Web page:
Genevieve was released from the hospital just 5 days post surgery. She sleeps in her own bed, wears her own clothes, is not connected to any machines and is working on her recovery so she can continue to get back to school and her normal routine. Two weeks ago today, we sat in the surgical waiting area receiving reports on the surgeon’s progress.
So, why am I still up at 3 am? While the hardest part of this time may be over, the actual surgery, this chapter in Genevieve’s story has not yet ended. Her heart will never be fixed – at some point she will transition from being a pediatric heart patient to an adult heart patient. Studies indicate that there are more adults living with CHD at this point in time than there are children so there is a lot of hope for more advances to support them as hearts repaired at a young age have unique challenges not met by doctors who are focused on acquired heart disease. So while her story will last her lifetime, I am waiting for this specific chapter in her journey to end.
Friday is her follow up at Boston Children’s Hospital. She will go through all the testing – EKG, echocardiogram and chest x-ray. She will have her vital signs checked and we will meet with her cardiologist to discuss just how things are going. I am hoping that I will find my peace and perhaps a full night’s sleep after that appointment.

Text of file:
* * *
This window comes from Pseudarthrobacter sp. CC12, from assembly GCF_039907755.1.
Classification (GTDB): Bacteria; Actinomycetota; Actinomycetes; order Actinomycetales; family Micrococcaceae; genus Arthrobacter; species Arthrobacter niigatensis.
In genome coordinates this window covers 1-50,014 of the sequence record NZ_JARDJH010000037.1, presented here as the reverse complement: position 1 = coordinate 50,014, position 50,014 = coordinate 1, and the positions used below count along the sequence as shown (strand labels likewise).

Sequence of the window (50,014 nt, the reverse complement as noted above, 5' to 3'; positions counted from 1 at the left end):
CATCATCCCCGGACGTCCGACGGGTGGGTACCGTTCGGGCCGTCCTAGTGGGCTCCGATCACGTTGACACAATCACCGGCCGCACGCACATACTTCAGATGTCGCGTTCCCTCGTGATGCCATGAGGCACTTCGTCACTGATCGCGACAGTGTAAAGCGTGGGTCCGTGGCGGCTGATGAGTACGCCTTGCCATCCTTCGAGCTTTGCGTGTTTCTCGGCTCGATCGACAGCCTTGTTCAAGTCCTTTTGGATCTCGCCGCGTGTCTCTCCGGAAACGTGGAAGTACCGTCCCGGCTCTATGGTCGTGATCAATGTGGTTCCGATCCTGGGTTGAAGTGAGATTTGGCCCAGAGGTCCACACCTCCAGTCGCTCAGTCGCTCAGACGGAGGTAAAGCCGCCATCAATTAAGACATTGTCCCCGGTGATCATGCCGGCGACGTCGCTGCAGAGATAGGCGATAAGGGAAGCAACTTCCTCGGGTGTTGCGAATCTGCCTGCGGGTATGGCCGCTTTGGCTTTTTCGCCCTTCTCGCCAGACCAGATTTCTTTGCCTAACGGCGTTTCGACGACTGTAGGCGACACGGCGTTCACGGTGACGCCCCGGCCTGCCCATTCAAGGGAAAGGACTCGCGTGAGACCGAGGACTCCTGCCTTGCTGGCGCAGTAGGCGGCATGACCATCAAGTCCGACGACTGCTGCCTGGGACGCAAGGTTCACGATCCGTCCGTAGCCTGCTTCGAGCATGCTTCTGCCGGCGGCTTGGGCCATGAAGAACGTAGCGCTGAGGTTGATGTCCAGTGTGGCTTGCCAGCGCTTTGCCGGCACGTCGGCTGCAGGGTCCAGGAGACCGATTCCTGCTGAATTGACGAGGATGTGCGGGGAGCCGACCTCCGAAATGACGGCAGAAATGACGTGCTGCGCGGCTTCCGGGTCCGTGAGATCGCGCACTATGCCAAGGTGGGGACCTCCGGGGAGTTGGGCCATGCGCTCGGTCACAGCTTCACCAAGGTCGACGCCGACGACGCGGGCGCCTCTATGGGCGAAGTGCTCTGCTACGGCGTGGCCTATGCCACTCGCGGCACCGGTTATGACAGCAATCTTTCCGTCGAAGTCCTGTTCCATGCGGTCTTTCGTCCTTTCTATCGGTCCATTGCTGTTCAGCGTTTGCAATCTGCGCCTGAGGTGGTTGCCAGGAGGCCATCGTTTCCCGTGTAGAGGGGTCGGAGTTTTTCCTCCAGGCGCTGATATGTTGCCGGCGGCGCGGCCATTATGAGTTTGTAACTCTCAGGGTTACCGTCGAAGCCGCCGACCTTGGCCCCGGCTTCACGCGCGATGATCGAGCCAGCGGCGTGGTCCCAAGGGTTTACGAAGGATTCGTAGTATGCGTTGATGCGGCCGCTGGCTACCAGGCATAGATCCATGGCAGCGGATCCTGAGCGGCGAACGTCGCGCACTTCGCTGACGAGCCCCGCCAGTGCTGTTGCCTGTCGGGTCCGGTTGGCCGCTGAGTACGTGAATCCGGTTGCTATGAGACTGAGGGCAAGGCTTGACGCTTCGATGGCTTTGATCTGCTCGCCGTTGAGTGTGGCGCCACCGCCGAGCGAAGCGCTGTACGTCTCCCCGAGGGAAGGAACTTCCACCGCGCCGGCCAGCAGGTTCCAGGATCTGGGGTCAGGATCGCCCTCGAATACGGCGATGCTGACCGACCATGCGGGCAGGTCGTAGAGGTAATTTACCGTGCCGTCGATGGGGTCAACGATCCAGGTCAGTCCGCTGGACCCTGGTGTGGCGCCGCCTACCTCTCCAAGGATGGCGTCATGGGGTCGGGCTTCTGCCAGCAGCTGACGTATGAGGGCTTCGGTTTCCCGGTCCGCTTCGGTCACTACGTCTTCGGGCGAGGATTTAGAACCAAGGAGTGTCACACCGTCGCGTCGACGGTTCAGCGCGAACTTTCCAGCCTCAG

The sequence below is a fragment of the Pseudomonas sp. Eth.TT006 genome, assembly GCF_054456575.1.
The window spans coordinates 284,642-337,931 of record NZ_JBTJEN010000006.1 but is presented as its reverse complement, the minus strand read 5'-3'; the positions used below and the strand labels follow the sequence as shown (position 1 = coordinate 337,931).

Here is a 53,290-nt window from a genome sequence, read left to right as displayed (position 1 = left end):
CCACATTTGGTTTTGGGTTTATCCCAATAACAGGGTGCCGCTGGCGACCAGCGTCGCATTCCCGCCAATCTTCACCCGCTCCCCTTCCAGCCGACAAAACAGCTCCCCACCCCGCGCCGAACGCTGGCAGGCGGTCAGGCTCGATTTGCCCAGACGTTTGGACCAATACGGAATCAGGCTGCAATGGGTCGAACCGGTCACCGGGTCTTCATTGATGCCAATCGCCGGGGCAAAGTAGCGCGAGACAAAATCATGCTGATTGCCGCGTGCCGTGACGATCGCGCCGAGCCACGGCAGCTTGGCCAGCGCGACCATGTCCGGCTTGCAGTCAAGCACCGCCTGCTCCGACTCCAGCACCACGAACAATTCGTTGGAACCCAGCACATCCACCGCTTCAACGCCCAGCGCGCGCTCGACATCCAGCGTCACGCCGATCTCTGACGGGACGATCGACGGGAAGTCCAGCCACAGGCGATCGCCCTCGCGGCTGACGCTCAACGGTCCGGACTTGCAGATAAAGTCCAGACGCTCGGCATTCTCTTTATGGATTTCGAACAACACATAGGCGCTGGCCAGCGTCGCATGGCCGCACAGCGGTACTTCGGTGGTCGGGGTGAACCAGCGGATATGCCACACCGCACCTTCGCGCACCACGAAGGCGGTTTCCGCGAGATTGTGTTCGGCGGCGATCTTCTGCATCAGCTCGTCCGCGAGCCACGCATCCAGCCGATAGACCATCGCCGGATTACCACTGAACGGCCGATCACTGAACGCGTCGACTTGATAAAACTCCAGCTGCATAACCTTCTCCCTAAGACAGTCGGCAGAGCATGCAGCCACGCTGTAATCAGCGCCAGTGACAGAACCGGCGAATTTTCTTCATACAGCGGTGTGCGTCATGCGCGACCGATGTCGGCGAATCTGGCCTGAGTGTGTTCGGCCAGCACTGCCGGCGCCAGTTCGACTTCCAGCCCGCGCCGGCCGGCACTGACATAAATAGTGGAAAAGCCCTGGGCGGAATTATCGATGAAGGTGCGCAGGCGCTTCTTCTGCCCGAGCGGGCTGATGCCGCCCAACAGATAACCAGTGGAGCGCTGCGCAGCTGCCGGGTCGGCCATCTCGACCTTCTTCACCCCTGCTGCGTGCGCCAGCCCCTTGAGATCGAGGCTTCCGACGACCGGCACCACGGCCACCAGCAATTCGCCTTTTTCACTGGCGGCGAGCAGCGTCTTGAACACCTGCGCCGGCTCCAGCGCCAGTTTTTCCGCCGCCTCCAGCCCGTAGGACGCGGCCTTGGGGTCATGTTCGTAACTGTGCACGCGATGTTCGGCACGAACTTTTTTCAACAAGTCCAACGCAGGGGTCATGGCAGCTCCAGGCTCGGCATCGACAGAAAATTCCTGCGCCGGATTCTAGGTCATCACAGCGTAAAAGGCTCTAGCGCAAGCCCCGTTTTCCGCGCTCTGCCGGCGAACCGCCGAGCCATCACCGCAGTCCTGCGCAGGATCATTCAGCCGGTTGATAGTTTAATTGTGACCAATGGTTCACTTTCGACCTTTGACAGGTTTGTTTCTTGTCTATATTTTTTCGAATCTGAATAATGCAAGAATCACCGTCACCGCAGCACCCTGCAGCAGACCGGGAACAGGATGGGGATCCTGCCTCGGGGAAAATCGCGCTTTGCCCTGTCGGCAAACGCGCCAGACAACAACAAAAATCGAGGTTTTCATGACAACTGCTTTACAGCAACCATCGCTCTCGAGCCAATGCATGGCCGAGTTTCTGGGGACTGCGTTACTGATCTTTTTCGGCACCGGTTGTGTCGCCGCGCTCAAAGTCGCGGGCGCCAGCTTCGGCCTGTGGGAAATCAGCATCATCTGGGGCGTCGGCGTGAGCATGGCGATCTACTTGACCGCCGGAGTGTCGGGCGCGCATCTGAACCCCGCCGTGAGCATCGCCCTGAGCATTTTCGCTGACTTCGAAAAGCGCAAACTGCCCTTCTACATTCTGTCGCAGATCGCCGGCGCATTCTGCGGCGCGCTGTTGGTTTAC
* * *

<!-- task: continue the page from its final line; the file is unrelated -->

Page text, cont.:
My friends and family tell me just how great Genevieve looks. Her sparkle is back – as she dances around the house always smiling. Her incision is healing well with no signs of infection. It all seems to be going perfect. She is having an amazing recovery. It is all that I cannot see that keeps me awake at night.
I can’t see if the repair is truly holding, I cannot see if her heart is functioning well or if her partially collapsed lung has recovered. Ask anyone that knows my girl, she had boundless energy frequently outpacing her brother and other children without any health concerns. From outward appearances, I handed over a perfectly healthy child and allowed a surgeon to open her chest, stop her heart and rebuild her aortic valve.
If you are the praying type, we could use some positive thoughts for Friday’s appointments. We are all ready for this chapter to come to a happy end and to get back to life. Less about the heart surgery survivor and more about a 7 year old who loves to sing, dance and play.